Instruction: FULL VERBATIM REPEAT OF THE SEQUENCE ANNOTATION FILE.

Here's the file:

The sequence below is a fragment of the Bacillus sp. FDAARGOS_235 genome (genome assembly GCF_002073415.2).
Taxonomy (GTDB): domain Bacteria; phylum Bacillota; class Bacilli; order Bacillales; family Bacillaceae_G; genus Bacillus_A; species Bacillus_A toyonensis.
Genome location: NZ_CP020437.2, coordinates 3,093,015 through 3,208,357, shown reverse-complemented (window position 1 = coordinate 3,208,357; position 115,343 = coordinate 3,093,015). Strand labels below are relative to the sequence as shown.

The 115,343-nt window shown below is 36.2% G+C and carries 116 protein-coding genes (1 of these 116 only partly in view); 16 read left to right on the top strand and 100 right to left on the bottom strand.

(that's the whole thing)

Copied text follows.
The sequence below is a fragment of the Bacillus sp. FDAARGOS_235 genome (genome assembly GCF_002073415.2).
Taxonomy (GTDB): domain Bacteria; phylum Bacillota; class Bacilli; order Bacillales; family Bacillaceae_G; genus Bacillus_A; species Bacillus_A toyonensis.
Genome location: NZ_CP020437.2, coordinates 3,093,015 through 3,208,357, shown reverse-complemented (window position 1 = coordinate 3,208,357; position 115,343 = coordinate 3,093,015). Strand labels below are relative to the sequence as shown.

The 115,343-nt window shown below is 36.2% G+C and carries 116 protein-coding genes (1 of these 116 only partly in view); 16 read left to right on the top strand and 100 right to left on the bottom strand.